Artist Spotlight: Phyllida Barlow (1944–2023)
In loving memory of the artist who made us see and experience art differently
Today we honour Phyllida Barlow, one of the most profound artists and sculptors of her generation.
Born in Newcastle, and raised in London, Barlow studied at Chelsea School of Art and completed her MA at The Slade – where she taught for over 40 years (until 2009). My favourite of Barlow’s exhibitions include her takeover at Tate Britain (2014), and her British Pavilion at the Venice Biennale (2017).
Simultaneously colossal and intimate, precarious and triumphant, stoic and ephemeral, Barlow’s all-engulfing sculptures – made from cement, cardboard, fabric, and chicken wire – question the limitless potentials of the versatile medium. She takes influence from her surroundings – and in turn, challenges ours – and her works distort all sense of perspective, challenge sculptural conventions and ideas of modern monuments, and make us experience the medium in ways that no artist had done before.
In 2021, I was lucky enough to interview Barlow for the GWA Podcast. See below for some favourite snippets. Listen to the full episode here.
Love Katy. Xoxo
On art and time, and looking:
"I began to think about how long will anyone actually look at these works, as they're going from A to B? What if I make sculptures that are actually about being walked past than being stood in front of and gazed at for many minutes? What about making work that is intentionally and purposefully about being glimpsed, or just caught? These works are something you walk past – that you would notice almost subconsciously. I became intrigued by something about the demand of art to be something you've got to give time to in a certain way. That's a wonderful aspect of it.
But maybe not all art is about that long look, maybe there is art that's like being on a train journey, where you see things and they absolutely capture you. But you've only had a split second to absorb it – that becomes equally as intense as the thing that you've given a lot of time to looking at. I was fascinated by that notion of the fleeting impact of a work on someone..."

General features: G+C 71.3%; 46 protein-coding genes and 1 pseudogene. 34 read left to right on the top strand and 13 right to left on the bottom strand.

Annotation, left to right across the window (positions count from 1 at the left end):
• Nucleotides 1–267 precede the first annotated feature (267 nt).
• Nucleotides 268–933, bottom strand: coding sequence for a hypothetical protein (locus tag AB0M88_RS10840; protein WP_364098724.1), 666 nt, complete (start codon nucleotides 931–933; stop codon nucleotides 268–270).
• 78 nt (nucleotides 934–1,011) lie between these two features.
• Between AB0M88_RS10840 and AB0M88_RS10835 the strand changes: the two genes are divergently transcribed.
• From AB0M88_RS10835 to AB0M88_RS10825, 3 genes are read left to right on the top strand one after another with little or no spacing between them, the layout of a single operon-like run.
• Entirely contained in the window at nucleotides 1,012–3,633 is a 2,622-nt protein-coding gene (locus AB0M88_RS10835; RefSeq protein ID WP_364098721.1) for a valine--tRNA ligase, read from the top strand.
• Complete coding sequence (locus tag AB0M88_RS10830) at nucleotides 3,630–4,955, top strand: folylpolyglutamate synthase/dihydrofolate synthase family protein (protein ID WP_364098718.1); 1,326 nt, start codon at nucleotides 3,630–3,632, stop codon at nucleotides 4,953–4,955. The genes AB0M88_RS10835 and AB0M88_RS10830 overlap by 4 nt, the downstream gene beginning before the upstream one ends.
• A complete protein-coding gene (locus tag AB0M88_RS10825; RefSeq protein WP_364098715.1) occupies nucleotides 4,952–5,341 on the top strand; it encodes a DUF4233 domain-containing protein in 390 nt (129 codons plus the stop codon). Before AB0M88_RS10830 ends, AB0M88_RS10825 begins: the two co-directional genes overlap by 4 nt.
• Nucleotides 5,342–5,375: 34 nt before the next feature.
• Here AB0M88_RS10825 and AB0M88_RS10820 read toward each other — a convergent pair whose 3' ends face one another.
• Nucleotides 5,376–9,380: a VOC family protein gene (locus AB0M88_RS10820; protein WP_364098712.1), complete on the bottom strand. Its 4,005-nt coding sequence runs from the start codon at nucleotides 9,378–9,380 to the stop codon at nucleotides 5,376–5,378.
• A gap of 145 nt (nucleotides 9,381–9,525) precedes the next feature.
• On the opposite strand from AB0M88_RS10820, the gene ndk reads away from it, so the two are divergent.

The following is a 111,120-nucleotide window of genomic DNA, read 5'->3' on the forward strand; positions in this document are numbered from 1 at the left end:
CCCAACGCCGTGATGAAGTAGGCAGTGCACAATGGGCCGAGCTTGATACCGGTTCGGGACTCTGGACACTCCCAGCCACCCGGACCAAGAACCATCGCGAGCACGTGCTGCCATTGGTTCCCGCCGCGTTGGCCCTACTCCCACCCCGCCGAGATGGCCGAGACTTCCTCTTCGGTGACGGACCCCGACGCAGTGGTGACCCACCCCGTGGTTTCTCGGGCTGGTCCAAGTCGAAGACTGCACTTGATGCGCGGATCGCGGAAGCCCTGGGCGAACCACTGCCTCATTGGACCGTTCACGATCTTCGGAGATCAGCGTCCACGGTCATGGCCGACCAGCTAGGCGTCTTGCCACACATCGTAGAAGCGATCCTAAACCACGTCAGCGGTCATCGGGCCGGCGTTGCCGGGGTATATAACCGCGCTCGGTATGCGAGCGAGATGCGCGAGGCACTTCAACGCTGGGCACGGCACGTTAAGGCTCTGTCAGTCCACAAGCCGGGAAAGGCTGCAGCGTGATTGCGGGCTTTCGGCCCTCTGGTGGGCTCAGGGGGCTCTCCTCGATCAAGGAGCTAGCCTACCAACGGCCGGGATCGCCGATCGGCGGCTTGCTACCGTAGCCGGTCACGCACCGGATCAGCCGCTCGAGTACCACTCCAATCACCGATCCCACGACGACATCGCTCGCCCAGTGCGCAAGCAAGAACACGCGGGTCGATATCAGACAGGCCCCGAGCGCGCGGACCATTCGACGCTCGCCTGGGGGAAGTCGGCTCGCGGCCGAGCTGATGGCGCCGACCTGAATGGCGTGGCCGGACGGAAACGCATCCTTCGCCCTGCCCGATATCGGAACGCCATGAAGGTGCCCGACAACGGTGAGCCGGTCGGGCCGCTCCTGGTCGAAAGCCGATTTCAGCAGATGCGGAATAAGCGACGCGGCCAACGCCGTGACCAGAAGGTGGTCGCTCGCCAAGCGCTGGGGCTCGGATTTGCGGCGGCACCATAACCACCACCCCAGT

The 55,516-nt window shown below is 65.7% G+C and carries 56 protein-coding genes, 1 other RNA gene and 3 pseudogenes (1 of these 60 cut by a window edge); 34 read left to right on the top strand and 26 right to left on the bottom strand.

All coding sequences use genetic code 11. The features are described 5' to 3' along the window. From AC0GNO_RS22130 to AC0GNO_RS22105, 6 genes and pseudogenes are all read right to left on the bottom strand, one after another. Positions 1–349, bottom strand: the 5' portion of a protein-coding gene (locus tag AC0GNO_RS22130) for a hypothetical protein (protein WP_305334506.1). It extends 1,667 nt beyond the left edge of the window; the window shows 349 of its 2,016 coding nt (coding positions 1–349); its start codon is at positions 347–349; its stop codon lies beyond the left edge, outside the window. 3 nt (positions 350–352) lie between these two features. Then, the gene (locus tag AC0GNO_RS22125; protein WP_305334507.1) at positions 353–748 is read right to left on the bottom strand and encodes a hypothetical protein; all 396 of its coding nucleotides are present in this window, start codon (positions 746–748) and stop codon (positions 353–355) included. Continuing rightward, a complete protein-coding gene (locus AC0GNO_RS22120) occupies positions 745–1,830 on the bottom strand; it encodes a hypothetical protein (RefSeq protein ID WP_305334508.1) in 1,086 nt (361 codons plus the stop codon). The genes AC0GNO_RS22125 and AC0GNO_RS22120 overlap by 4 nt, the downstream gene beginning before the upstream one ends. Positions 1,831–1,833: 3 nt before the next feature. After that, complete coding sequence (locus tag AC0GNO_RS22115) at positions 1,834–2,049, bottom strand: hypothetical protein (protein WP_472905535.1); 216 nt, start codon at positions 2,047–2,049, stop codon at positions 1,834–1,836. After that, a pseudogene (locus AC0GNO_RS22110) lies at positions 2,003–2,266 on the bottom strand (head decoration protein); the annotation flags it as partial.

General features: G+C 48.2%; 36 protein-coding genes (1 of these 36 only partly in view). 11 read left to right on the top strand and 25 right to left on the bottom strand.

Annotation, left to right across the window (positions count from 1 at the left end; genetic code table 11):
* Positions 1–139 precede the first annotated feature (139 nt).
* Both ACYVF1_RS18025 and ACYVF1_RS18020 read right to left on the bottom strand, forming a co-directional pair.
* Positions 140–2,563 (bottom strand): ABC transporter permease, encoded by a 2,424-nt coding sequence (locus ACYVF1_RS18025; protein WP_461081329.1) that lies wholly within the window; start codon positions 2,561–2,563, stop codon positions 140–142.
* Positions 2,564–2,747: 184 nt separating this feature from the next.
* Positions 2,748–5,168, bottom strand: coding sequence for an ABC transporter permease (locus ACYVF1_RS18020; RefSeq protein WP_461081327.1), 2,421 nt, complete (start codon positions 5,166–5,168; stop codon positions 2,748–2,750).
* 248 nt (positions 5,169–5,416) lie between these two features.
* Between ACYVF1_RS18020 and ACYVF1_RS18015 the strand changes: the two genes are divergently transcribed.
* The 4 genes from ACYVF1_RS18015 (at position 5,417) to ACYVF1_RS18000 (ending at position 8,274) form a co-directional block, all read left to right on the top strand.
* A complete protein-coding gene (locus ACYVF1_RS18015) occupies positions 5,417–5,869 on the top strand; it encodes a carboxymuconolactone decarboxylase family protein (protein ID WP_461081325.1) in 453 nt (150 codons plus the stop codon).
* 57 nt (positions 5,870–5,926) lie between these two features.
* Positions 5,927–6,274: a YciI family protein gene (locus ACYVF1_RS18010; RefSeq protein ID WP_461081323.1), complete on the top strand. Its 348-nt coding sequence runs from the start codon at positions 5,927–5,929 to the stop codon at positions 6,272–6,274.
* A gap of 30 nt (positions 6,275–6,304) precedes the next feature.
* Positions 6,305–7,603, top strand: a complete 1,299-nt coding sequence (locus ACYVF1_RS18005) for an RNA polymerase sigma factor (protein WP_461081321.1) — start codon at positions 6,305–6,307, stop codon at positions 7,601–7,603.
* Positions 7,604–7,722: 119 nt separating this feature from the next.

On challenging the traditions of sculpture:
“I'm not afraid of tradition – using things like armatures, using things like cladding, and experimenting with the surface qualities and attempting to bring into the world things that haven't been in the world before… that are not so easy to identify or give a name to, even though they might be born out of observations from the world around us…”
On our relationship to sculpture:
“I think the relationship of a warm blooded creature vs an object that is still and silent – which is essentially what I think sculpture is – for me is the sort of fundamentals. Sculpture is in our everyday lives the whole time. Crossing the road with a lorry coming towards you, is, in my opinion, a sculptural experience, where you as a flesh and blood object is up against the thing that isn't. And one’s emotional and psychological assessment of that all happen in a in a flash.
To me, there is a big, sculptural presence there because of the way that large lorry is constantly displacing space as it comes towards you – so the track that is left behind, which is now empty, was once filled. And that's what I think we do when we're interacting with sculpture: the space is filled. As we walk around it, we are constantly losing an image of it, and finding a new image. So quite a large part of what sculpture is not necessarily visual. And I think that’s quite shocking. A state of affairs that we're assessing.”
On what sculpture requires of us in the 21st century:
“I do think sculpture presents a problem nowadays, in the 21st century. The need to be entertained in art is quite a big issue because whole aspects of the visual arts are about slowing down our ability to look and experience – and that's not always entirely visual. But the emphasis on the visual, and on being entertained, is quite a dominant gene. For a public to become interested in sculpture, it means a very different process of looking: it requires an active process of looking where you, the viewer, have to work a bit, you have to walk around, and take time to see something from several different points of view.
Whereas art that's dealing with some kind of impact enables the viewer to be passive – the art will flood over them, they will be immersed by it. Although on occasions, I use those qualities in the work, I think my touchline is the sculptural aspect of the work: that it is three dimensional, it's occupying a space that you might occupy, it’s responding to the space that's already there, and it's attempting to get the viewer involved in being a protagonist, on equal terms with the space they're in with the object that they're encountering.”
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